Businesses don't just collect online reviews to make their website look pretty - there are many benefits to having stars next to your business and product name online.
One of the biggest topics talked about when it comes to collecting customer feedback is trust. There are two reasons for this:
The importance of trust for eCommerce shouldn't be underestimated - In a Reviews.io study, over 83% of shoppers stated that the presence of reviews is the most important factor in their buying decision-making process and review-related studies correlate, showing reviews to increase basket size and on-page conversions.
Whether consumers are looking for the best body lotion or place to get a mortgage, chances are it'll start with a search. Search engine result pages are highly competitive places and can often be dominated by long-established companies with recognisable brand names and high Domain Authorities. SEO can improve your chances of getting noticed.
Review collection can benefit SEO in the following ways:
Whether good bad, short or long, user-generated content can benefit both companies and customers by giving them a deeper insight.
For companies: reviews are like free testing if you like. Customer feedback can tell you so much about your products and services and help you identify areas to constantly improve on.
For customers: reviews give more information about products and services - whether the sizing comes up small or is the scent is strong. Whilst such comments may put some customers off, they'll push them towards a more suitable offering, increasing your customer's satisfaction in the long run.
Google Ads is getting increasingly expensive, so businesses should be looking for anything they can to keep their costs low. Reviews could be the answer.Displaying stars in Google Ads helps you stand out above your competitors. It makes you shine so brightly that you can pretty much count on an increased click-through rate, which will lower your CPC and get you more bang for your buck.
What does this mean overall? Through their many benefits, reviews reduce costs and increase sales to give you a bigger profit.
Online Reviews usually take the form of a score out of an arbitrary number (usually 5 or 10) and a comment by the reviewer to justify or support their score. Quite often, a graphical representation of the review score is shown, usually in the form of stars.
Although reviews appear in many different places across many different sites, they can be segregated into two main categories:
Also known as Google Seller Ratings (Google), Seller Feedback (Amazon), Feedback (ebay)
A company review is a critique of a business as a whole by its customers. Elements included in company reviews may include order experience, delivery, and customer service. Company reviews are written by customers as a result of their experience with that company. Company reviews do not include details of an individual product.
Although the content of restaurant or attraction reviews may differ, they are still seen as 'company reviews' by Google.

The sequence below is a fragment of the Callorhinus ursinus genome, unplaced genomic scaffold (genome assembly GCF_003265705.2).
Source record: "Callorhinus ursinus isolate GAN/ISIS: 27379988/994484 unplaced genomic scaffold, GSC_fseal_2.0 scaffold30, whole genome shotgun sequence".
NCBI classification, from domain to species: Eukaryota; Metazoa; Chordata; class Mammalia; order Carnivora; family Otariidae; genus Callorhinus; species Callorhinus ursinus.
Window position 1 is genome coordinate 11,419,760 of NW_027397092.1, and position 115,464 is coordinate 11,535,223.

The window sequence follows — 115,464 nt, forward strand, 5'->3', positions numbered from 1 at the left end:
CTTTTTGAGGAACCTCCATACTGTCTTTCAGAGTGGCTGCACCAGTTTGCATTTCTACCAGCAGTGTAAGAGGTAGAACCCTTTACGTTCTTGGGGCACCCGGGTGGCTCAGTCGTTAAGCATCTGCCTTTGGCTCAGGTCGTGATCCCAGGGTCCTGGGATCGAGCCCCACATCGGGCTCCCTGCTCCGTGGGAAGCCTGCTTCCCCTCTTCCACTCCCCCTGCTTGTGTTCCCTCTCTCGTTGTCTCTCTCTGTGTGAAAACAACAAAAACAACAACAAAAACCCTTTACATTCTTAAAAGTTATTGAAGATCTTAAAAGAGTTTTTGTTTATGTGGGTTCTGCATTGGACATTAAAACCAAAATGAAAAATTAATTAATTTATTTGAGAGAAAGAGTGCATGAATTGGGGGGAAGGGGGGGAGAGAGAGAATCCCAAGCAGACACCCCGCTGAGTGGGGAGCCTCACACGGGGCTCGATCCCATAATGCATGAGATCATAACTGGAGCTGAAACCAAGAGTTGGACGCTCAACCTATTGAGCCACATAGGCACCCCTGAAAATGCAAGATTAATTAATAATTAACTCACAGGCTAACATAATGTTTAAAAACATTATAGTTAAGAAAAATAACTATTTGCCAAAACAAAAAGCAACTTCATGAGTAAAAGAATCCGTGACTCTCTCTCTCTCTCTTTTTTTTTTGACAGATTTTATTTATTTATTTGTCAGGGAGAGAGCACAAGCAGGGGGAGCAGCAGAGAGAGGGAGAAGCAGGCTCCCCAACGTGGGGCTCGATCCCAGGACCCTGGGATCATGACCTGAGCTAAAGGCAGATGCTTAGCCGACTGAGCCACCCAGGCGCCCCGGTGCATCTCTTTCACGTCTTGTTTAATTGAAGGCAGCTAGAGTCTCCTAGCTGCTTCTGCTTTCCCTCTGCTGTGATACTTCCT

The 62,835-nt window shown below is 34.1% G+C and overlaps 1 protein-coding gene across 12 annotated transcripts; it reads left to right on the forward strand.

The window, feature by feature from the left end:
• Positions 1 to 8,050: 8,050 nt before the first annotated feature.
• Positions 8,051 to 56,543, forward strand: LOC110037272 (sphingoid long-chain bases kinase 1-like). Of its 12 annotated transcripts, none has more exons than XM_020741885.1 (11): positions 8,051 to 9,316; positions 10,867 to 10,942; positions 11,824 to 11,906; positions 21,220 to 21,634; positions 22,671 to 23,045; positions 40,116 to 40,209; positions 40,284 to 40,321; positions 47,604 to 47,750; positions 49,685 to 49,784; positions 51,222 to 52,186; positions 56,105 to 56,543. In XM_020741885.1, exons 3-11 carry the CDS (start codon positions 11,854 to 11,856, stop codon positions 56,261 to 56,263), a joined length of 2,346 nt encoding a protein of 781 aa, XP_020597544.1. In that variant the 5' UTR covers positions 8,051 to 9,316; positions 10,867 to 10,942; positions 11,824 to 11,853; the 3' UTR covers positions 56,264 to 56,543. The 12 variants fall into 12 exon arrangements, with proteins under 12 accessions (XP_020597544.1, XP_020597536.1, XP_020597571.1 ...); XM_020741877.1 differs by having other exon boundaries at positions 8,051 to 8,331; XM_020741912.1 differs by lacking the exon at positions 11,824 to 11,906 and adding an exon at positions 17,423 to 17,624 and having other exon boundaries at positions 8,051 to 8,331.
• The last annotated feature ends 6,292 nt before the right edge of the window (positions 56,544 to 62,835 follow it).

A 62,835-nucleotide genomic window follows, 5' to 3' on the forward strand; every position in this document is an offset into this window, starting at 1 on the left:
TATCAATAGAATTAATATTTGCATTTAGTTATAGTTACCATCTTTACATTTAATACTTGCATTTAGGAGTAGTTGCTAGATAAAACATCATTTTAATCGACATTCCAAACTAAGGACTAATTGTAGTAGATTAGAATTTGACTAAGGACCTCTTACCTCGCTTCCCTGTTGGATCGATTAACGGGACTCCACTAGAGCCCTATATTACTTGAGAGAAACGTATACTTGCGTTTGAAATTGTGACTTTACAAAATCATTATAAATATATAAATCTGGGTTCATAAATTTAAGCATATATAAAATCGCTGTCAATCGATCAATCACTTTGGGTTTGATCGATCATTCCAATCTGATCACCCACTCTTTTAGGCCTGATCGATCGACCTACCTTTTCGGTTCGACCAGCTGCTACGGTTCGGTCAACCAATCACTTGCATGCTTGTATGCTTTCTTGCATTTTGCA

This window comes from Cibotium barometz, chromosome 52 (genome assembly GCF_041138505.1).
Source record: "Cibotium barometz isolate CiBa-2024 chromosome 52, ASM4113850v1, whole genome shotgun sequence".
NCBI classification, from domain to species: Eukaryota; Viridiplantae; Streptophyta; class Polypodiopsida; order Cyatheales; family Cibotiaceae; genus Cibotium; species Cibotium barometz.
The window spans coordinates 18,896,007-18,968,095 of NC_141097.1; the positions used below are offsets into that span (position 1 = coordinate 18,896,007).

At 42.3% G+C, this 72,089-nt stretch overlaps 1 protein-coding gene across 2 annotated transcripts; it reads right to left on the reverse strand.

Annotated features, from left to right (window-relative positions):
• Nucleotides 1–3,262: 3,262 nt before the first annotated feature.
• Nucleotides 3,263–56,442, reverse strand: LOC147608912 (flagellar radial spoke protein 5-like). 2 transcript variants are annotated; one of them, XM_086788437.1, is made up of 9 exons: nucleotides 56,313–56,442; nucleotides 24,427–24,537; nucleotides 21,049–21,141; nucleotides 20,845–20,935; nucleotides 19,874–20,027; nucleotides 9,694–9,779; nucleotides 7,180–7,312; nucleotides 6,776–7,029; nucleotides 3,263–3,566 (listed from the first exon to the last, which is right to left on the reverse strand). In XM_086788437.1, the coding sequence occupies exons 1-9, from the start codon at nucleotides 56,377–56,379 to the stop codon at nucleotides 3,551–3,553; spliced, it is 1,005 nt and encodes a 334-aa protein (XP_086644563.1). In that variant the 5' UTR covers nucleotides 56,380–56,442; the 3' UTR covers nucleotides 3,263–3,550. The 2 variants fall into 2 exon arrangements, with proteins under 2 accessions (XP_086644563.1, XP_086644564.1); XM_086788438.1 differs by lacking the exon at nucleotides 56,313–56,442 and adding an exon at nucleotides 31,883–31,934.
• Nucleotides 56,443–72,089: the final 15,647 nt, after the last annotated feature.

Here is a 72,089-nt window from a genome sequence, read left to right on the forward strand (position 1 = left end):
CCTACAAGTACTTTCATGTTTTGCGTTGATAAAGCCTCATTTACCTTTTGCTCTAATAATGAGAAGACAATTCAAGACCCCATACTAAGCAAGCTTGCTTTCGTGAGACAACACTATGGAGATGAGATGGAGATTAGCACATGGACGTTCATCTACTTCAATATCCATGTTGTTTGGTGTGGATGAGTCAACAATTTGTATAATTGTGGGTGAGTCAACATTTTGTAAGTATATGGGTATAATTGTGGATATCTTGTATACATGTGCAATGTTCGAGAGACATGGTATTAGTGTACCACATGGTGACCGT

Also known as Product Ratings (Google), Customer Reviews (Amazon), Product Reviews (ebay)
A product review is a critique of an individual item or set of items. Elements included in product reviews may include size, fit, description, ease of use, quality, longevity or suitability. Product reviews are usually written after a product has been received and used by the consumer.
Product reviews might be shown in Google Shopping adverts, on a company’s individual product page, or as a Rich Snippet in Google’s organic search results.
Not all product and company reviews are the same - some carry more 'weight' than others.
These are reviews left after a purchase or experience that cannot be verified. They're collected on TripAdvisor, Amazon and Google My Business listings and can be left by anyone. Whilst common, without confirmation, unverified reviews carry little weight.
Verified reviews are those that can be confirmed as authentic. The reviewer must provide proof - usually in the form of a receipt - to verify their purchase. These carry more weight as they're guaranteed to be genuine.
Google verified reviews & Google Licensed Review Partners
The Holy Grail of reviews are Google verified reviews. These are the only reviews that will ever appear in Google Ads (also known as Seller Ratings) and Google shopping. They are collected by Google Licensed Review Partners, who send review data to Google.
Google Verified Reviews must be collected in a certain way and carry certain data to qualify. This includes being collected through a review invitation and accompanying fields such as order ID, name and email address.
When you're first learning about online reviews, things can be pretty confusing. The important thing to remember is there are really, only two different types of reviews: company and product. The complicated part is understanding the different locations they can appear and where they can be collected. We're going to tackle the former in just a moment by looking at all the different places customer reviews can appear in Google Search Results.
But first, it's important to learn how Google gathers and collates these reviews.
Rich snippets are specific pieces of HTML which help Google identify different types of content. They're used to tell Google when an author is mentioned, an event is happening, or when someone has left a review by providing certain fields in a certain layout that Google is able to digest, then push into the SERPs.
To show online customer feedback in the Search Results, it's Review Rich Snippets that Google needs - they give Google information such as the star-rating, order ID and more.Most of the time, you won't have to think about Rich Snippets. They are built into sites such as TripAdvisor and Facebook, and Review Platforms will do all the hard work for you too so you can concentrate on collecting and managing your reviews.
Google Seller Ratings are those golden stars you see in Paid search - they appear in Ads.
In order to get reviews to show here, you must:
Another type of star you will have seen in paid search are those in Google Shopping. These are product reviews which are aggregated from various source. They do not necessarily need to be verified in order to be shown.
Google Local showcases Google My Business Profiles for a specific business or branch. For example, if you type "Specsavers, Leicester" in the search, the profile for the Leicester branch will appear in a big box to the right of the organic listings. Along with opening times and contact details, online reviews can also be shown here.